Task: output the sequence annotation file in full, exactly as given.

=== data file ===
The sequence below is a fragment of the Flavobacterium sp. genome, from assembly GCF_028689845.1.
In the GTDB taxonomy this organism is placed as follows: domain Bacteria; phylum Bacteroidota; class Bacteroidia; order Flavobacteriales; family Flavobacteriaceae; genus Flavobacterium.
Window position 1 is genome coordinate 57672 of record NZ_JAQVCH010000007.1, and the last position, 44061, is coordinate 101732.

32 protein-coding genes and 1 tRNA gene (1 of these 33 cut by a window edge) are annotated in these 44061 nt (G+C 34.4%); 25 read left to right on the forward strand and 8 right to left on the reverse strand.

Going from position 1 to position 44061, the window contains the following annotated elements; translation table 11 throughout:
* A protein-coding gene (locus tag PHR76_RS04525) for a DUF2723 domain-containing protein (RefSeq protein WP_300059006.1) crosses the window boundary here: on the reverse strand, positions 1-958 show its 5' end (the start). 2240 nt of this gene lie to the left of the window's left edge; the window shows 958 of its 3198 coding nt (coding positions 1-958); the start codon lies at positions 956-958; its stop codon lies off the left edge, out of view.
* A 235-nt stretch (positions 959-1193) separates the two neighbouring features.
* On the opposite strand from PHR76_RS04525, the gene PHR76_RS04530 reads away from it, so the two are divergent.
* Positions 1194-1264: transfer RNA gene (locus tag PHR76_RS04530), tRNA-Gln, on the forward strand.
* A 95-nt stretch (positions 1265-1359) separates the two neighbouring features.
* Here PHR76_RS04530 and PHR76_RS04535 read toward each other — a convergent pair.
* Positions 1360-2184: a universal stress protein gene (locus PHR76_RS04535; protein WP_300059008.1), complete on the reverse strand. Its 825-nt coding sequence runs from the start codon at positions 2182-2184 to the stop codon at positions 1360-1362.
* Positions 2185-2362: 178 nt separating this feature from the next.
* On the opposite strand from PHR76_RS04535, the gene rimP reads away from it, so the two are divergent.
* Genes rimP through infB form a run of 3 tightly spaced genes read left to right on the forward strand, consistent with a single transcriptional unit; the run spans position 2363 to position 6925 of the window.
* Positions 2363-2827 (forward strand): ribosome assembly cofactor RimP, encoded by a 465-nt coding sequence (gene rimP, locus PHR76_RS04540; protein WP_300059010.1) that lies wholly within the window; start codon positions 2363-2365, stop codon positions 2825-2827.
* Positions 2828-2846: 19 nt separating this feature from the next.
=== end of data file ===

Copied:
The sequence below is a fragment of the Flavobacterium sp. genome, from assembly GCF_028689845.1.
In the GTDB taxonomy this organism is placed as follows: domain Bacteria; phylum Bacteroidota; class Bacteroidia; order Flavobacteriales; family Flavobacteriaceae; genus Flavobacterium.
Window position 1 is genome coordinate 57672 of record NZ_JAQVCH010000007.1, and the last position, 44061, is coordinate 101732.

32 protein-coding genes and 1 tRNA gene (1 of these 33 cut by a window edge) are annotated in these 44061 nt (G+C 34.4%); 25 read left to right on the forward strand and 8 right to left on the reverse strand.

Going from position 1 to position 44061, the window contains the following annotated elements; translation table 11 throughout:
* A protein-coding gene (locus tag PHR76_RS04525) for a DUF2723 domain-containing protein (RefSeq protein WP_300059006.1) crosses the window boundary here: on the reverse strand, positions 1-958 show its 5' end (the start). 2240 nt of this gene lie to the left of the window's left edge; the window shows 958 of its 3198 coding nt (coding positions 1-958); the start codon lies at positions 956-958; its stop codon lies off the left edge, out of view.
* A 235-nt stretch (positions 959-1193) separates the two neighbouring features.
* On the opposite strand from PHR76_RS04525, the gene PHR76_RS04530 reads away from it, so the two are divergent.
* Positions 1194-1264: transfer RNA gene (locus tag PHR76_RS04530), tRNA-Gln, on the forward strand.
* A 95-nt stretch (positions 1265-1359) separates the two neighbouring features.
* Here PHR76_RS04530 and PHR76_RS04535 read toward each other — a convergent pair.
* Positions 1360-2184: a universal stress protein gene (locus PHR76_RS04535; protein WP_300059008.1), complete on the reverse strand. Its 825-nt coding sequence runs from the start codon at positions 2182-2184 to the stop codon at positions 1360-1362.
* Positions 2185-2362: 178 nt separating this feature from the next.
* On the opposite strand from PHR76_RS04535, the gene rimP reads away from it, so the two are divergent.
* Genes rimP through infB form a run of 3 tightly spaced genes read left to right on the forward strand, consistent with a single transcriptional unit; the run spans position 2363 to position 6925 of the window.
* Positions 2363-2827 (forward strand): ribosome assembly cofactor RimP, encoded by a 465-nt coding sequence (gene rimP, locus PHR76_RS04540; protein WP_300059010.1) that lies wholly within the window; start codon positions 2363-2365, stop codon positions 2825-2827.
* Positions 2828-2846: 19 nt separating this feature from the next.